A former Syrian detainee has given a new testimony against Germany-based Doctor Alaa Al-Mousa, accusing him of torturing and killing his epileptic brother in front of him in a military security branch..
Mohamed Fajer said Al-Mousa who used enter security chambers to treat deatinees, had tortured his brother death in the 261th Military security Branch in central Homs province.
The former detainee said that his brother had to take medication for chronic epilepsy, so his condition worsened after two days of arrest.
On the following morning, when Dr. Al-Mousa and his fellow Dr. Shuaib Al-Naqari visited the detainees, he asked for a doctor to see to his brother. However, when Al-Mousa saw that he was from Baba Amr, he started slapping and kicking his brother, calling him a terrorist and other obscene names and insults. The next day, his brother was taken away, not to be seen again.
After over a month, Fajr was released and to learned from his father that his brother had died and that he had to pay 200,000 SYP to one of the shabiha to received his body, which showed signs of torture and holes drilled in his skull.
Fajr, who now lives in Germany, did not see the body but pictures of it that he barely recognized as his brother. He said that many of his friends were detained in the branch suffering daily torture from Al-Mousa. Detainees who were shot in different parts of their bodies, were brought to the hospital where the bullets were removed but the wounds were left open untreated and festering. Al-Mousa hatefully looked on them and told them that, “This is your destiny, this is what you chose.”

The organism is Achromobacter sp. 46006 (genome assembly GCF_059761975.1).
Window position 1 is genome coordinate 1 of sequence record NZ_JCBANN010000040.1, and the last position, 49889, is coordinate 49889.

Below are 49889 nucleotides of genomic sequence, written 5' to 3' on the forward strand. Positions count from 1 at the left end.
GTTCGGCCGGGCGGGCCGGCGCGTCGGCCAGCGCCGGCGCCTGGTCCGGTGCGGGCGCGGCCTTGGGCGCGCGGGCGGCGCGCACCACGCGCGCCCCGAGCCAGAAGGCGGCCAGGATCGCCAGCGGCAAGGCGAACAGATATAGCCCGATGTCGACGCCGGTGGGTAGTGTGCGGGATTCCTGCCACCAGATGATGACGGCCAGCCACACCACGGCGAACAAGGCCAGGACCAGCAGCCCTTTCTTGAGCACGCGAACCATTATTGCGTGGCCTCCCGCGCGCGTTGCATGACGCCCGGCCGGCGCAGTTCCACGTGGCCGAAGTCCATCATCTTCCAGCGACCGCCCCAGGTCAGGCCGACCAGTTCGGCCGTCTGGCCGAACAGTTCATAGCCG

Both Alaa Al-Mousa and Suaib Al-Naqri used to visit the branch every morning to torture and kill patients. According to the source, they used to give the patients in critical consitions unknown pills, and after half an hour, they would fall to the floor motionless to be taken to the military hospital’s morgue the next day.
Syrian opposition says more than 500,000 prisoners are still inside the prisons of the Syrian regime.
About 1.2 million Syrian citizens have been arrested and detained at some point in the regime’s detention centers, including 130,000 individuals who are still detained or forcibly disappeared by the Syrian regime, since the revolution erupted in March 2011, according to the Syrian Network for Human Rights.
The Detainees Association of Sednaya Prison released last November testimonies of torture survivors of the notorious detention facility.
According to the report, 100% of the detainees had been tortured physically and 97.8% had been tortured psychologically.
The nine-year-old war has claimed the lives of hundreds of thousands and forced 13 million people from their homes, half of whom have left their shattered homeland.
Zaman Al Wasl